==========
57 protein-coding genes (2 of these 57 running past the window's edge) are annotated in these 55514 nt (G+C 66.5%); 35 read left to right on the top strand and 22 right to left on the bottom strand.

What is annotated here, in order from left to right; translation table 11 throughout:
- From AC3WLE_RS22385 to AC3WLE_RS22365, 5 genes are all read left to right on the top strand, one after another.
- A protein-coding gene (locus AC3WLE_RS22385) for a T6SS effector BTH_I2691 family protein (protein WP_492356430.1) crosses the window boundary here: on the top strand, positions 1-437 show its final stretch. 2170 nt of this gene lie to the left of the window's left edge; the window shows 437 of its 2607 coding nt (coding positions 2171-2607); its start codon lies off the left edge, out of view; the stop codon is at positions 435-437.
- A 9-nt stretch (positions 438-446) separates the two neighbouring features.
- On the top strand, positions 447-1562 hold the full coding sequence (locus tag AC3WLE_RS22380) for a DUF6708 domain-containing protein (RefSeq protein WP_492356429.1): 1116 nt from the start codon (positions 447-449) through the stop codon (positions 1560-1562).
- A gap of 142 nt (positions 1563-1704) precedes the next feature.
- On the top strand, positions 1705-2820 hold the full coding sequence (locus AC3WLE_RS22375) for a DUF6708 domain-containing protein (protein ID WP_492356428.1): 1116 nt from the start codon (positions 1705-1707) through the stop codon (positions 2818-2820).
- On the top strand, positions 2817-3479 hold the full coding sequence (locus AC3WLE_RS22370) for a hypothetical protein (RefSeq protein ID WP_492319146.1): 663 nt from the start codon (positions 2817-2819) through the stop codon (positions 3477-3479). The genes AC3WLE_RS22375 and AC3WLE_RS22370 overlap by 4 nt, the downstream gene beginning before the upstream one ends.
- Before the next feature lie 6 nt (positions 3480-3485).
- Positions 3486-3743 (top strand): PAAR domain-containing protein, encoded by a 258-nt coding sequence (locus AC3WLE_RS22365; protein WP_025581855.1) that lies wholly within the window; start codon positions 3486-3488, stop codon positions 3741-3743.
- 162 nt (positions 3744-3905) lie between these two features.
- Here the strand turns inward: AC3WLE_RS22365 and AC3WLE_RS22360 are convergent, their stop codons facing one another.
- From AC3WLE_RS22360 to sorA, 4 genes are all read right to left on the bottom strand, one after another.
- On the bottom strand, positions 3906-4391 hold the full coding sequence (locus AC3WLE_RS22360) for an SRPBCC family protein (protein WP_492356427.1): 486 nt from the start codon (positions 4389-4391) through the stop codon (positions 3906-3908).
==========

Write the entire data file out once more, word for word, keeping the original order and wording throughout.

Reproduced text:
57 protein-coding genes (2 of these 57 running past the window's edge) are annotated in these 55514 nt (G+C 66.5%); 35 read left to right on the top strand and 22 right to left on the bottom strand.

What is annotated here, in order from left to right; translation table 11 throughout:
- From AC3WLE_RS22385 to AC3WLE_RS22365, 5 genes are all read left to right on the top strand, one after another.
- A protein-coding gene (locus AC3WLE_RS22385) for a T6SS effector BTH_I2691 family protein (protein WP_492356430.1) crosses the window boundary here: on the top strand, positions 1-437 show its final stretch. 2170 nt of this gene lie to the left of the window's left edge; the window shows 437 of its 2607 coding nt (coding positions 2171-2607); its start codon lies off the left edge, out of view; the stop codon is at positions 435-437.
- A 9-nt stretch (positions 438-446) separates the two neighbouring features.
- On the top strand, positions 447-1562 hold the full coding sequence (locus tag AC3WLE_RS22380) for a DUF6708 domain-containing protein (RefSeq protein WP_492356429.1): 1116 nt from the start codon (positions 447-449) through the stop codon (positions 1560-1562).
- A gap of 142 nt (positions 1563-1704) precedes the next feature.
- On the top strand, positions 1705-2820 hold the full coding sequence (locus AC3WLE_RS22375) for a DUF6708 domain-containing protein (protein ID WP_492356428.1): 1116 nt from the start codon (positions 1705-1707) through the stop codon (positions 2818-2820).
- On the top strand, positions 2817-3479 hold the full coding sequence (locus AC3WLE_RS22370) for a hypothetical protein (RefSeq protein ID WP_492319146.1): 663 nt from the start codon (positions 2817-2819) through the stop codon (positions 3477-3479). The genes AC3WLE_RS22375 and AC3WLE_RS22370 overlap by 4 nt, the downstream gene beginning before the upstream one ends.
- Before the next feature lie 6 nt (positions 3480-3485).
- Positions 3486-3743 (top strand): PAAR domain-containing protein, encoded by a 258-nt coding sequence (locus AC3WLE_RS22365; protein WP_025581855.1) that lies wholly within the window; start codon positions 3486-3488, stop codon positions 3741-3743.
- 162 nt (positions 3744-3905) lie between these two features.
- Here the strand turns inward: AC3WLE_RS22365 and AC3WLE_RS22360 are convergent, their stop codons facing one another.
- From AC3WLE_RS22360 to sorA, 4 genes are all read right to left on the bottom strand, one after another.
- On the bottom strand, positions 3906-4391 hold the full coding sequence (locus AC3WLE_RS22360) for an SRPBCC family protein (protein WP_492356427.1): 486 nt from the start codon (positions 4389-4391) through the stop codon (positions 3906-3908).